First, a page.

A Static Lullaby

Joe Brown - Vocals
Phil Pirrone - Bass & Vocals
Dan Arnold - Guitar & Vocals
Nathan Lindeman - Guitar
Brett Dinovo - Drums

One night last summer, A Static Lullaby frontman Joe Brown was trying to kick back at home and watch a music awards show on television, but with every trophy that was presented, his mood got worse and worse. The pop and R&B honored were innocuous, unchallenging and they lacked any sort of emotional resonance. In other words, they were the exact antithesis of what A Static Lullaby hold sacred.

"The way pop music is now makes me sick to my stomach," Brown grumbles. "There's no substance and it's not heartfelt at all. Why subject a million people to something that says nothing?"

For A Static Lullaby, making music isn't an avenue to success or a path to riches, it's a means of survival, a way to confront chaos and hypocrisy without having a mental breakdown. The impassioned songs on their second album, Faso Latido, reflect the band's sincerity. "We really want to show people that music can be real and it can make you think and even change your life," Brown says. "The more people that get that message from us, the better."

The group's commitment to their art shines through in an array of songs that transcend simple classification. Faso Latido is a striking blend of energy, volume, rage and blissful melody that exposes the band members' diverse tastes and reveals how much they're developed as musicians since their 2003 debut, And Don't Forget to Breathe.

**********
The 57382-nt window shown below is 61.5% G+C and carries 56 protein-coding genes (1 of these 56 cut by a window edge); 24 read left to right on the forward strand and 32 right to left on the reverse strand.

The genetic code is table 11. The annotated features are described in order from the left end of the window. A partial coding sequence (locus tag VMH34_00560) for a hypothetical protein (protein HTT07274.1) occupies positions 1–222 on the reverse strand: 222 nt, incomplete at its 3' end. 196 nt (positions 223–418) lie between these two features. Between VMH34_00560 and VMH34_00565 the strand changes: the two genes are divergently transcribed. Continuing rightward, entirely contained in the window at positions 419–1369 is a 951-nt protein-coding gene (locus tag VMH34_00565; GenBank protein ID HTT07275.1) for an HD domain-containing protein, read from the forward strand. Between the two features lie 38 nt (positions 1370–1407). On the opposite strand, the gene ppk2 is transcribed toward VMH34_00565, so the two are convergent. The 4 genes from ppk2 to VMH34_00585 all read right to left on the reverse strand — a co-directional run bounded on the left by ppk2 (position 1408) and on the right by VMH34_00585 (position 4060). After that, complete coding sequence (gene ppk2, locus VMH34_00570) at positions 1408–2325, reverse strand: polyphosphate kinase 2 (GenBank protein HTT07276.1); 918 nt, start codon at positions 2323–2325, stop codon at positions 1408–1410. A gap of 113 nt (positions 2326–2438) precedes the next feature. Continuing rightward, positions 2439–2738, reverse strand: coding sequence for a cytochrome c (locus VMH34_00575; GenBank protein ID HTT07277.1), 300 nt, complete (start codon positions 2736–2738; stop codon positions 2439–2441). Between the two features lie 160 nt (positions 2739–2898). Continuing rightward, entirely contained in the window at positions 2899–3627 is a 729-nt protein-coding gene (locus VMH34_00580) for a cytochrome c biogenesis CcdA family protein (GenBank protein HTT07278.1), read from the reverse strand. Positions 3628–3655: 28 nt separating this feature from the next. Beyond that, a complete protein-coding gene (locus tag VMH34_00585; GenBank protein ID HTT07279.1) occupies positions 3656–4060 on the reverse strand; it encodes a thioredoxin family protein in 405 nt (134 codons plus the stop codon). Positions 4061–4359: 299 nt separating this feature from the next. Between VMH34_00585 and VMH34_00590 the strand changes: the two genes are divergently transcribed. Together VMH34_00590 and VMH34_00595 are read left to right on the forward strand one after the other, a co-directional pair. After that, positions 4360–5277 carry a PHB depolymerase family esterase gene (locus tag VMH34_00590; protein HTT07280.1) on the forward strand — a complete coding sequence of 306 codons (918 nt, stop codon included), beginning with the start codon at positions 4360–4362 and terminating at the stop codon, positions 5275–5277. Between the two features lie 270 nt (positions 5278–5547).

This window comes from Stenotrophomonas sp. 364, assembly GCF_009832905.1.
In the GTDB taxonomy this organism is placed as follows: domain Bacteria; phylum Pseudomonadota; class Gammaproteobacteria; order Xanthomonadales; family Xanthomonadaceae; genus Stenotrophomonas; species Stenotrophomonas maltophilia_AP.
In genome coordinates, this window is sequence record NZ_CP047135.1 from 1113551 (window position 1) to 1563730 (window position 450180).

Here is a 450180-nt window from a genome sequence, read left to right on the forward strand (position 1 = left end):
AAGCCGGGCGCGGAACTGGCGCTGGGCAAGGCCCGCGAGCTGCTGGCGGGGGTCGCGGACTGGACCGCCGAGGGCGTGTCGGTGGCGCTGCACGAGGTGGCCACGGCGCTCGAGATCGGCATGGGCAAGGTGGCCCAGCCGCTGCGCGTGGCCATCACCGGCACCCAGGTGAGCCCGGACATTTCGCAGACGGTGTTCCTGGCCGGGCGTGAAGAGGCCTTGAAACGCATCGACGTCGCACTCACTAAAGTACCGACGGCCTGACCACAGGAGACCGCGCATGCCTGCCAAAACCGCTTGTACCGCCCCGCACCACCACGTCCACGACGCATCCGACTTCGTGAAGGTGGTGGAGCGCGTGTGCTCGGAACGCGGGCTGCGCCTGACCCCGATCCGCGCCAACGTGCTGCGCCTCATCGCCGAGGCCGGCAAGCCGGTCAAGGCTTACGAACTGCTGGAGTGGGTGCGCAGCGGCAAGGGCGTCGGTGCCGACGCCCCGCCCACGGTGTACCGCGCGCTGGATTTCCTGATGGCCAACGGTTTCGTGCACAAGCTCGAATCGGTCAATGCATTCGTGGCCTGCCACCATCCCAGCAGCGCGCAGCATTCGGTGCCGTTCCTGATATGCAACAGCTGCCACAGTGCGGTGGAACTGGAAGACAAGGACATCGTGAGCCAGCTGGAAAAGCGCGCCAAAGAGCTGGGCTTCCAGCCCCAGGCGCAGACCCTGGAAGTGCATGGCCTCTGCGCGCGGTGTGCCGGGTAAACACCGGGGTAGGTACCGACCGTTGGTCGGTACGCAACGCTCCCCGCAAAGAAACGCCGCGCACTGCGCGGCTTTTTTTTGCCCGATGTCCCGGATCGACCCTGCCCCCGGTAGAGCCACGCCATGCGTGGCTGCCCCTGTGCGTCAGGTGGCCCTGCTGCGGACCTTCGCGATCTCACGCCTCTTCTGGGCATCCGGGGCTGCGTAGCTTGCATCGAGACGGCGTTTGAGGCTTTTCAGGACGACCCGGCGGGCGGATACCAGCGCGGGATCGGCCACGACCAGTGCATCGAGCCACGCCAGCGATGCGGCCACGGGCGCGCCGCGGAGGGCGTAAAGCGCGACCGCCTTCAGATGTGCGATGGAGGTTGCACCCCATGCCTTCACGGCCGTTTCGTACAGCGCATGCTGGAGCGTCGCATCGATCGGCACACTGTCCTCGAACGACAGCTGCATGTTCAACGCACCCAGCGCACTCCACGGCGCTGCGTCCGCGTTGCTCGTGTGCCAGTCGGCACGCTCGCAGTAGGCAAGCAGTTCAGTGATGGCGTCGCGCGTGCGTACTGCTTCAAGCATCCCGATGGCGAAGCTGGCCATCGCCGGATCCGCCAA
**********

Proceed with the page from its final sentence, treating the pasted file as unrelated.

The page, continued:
"Being in this band for three years and being on the road so long has caused us all to grow immensely," Brown says. "After we got off tour last year, every dude in the band went off and tried to find what makes him click with music, and how we want our music to work out, and it all came together with this record. I haven't heard anything else that sounds quite like it."

Anyone who values emotionally turbulent music will surely bond with Faso Latido, which draws from pop, punk, metal and rock without attaching itself strictly to any one form. And, instead of adhering to conventional verse/chorus song constructs, A Static Lullaby dives into more uncharted waters. "Calmer Than You Are" starts with an enticing hook that juts through a scratchy guitar volley, and builds with urgent, near-tribal beats. "Faso Latido" overlaps melodic howls with feral screams and features a spoken-word mid-section over a rhythms that rips, tumbles and flutters. And "Godbless You (God Damnit)" is largely atmospheric, driven by a mid-paced beat and tuneful vocals gliding over vaporous guitars and a bobbing bass line.

"When we did And Don't Forget to Breathe, we were just a bunch of anxious, pissed off teenagers, and I guess we wrote a pissed off album," explains Brown. "We're not always so angry now, and we just want to explore all these different possibilities for this kind of music."

Musically that meant experimenting with vocal harmonies, piano embellishments and point/counterpoint dynamics, but it also meant writing about something more immediate and original than destructive relationships. So, Brown recalled ruminated over the past two years, put pen to paper and captured the dizzying environment of being a band on the road. "Faso Latido" is about the attraction of urban squalor and how ugly the world looks during the day and "Cash Cowbell" addresses exploitation in the music industry. "Sometimes over the past couple years we've just felt raped and dirty and gross," Brown says. "I wish I didn't have to see that side life because it makes me lose a lot of respect for people, and it makes me numb, but that kind of thing is on a few different parts of the record."